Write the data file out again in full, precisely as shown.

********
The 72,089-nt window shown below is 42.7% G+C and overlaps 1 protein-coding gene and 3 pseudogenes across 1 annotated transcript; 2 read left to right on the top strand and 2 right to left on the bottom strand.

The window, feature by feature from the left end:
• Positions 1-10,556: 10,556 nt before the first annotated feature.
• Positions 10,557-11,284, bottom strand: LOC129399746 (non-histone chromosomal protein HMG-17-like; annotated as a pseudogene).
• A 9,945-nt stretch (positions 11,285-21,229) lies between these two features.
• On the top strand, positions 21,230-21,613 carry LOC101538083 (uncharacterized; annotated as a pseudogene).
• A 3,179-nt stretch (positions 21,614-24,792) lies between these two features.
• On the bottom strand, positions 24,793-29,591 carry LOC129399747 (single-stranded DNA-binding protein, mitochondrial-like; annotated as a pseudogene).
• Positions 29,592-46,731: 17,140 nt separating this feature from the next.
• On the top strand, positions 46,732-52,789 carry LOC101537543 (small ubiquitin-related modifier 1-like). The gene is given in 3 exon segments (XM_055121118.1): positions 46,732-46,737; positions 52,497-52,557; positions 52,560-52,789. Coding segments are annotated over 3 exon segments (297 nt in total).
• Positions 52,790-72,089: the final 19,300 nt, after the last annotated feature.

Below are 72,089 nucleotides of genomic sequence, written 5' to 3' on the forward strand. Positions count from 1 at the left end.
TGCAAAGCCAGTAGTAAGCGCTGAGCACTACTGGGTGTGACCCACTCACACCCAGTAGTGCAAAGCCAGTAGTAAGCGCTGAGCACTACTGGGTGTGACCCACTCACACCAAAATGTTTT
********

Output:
The 72,089-nt window shown below is 42.7% G+C and overlaps 1 protein-coding gene and 3 pseudogenes across 1 annotated transcript; 2 read left to right on the top strand and 2 right to left on the bottom strand.

The window, feature by feature from the left end:
• Positions 1-10,556: 10,556 nt before the first annotated feature.
• Positions 10,557-11,284, bottom strand: LOC129399746 (non-histone chromosomal protein HMG-17-like; annotated as a pseudogene).
• A 9,945-nt stretch (positions 11,285-21,229) lies between these two features.
• On the top strand, positions 21,230-21,613 carry LOC101538083 (uncharacterized; annotated as a pseudogene).
• A 3,179-nt stretch (positions 21,614-24,792) lies between these two features.
• On the bottom strand, positions 24,793-29,591 carry LOC129399747 (single-stranded DNA-binding protein, mitochondrial-like; annotated as a pseudogene).
• Positions 29,592-46,731: 17,140 nt separating this feature from the next.
• On the top strand, positions 46,732-52,789 carry LOC101537543 (small ubiquitin-related modifier 1-like). The gene is given in 3 exon segments (XM_055121118.1): positions 46,732-46,737; positions 52,497-52,557; positions 52,560-52,789. Coding segments are annotated over 3 exon segments (297 nt in total).
• Positions 52,790-72,089: the final 19,300 nt, after the last annotated feature.

Below are 72,089 nucleotides of genomic sequence, written 5' to 3' on the forward strand. Positions count from 1 at the left end.
TGCAAAGCCAGTAGTAAGCGCTGAGCACTACTGGGTGTGACCCACTCACACCCAGTAGTGCAAAGCCAGTAGTAAGCGCTGAGCACTACTGGGTGTGACCCACTCACACCAAAATGTTTT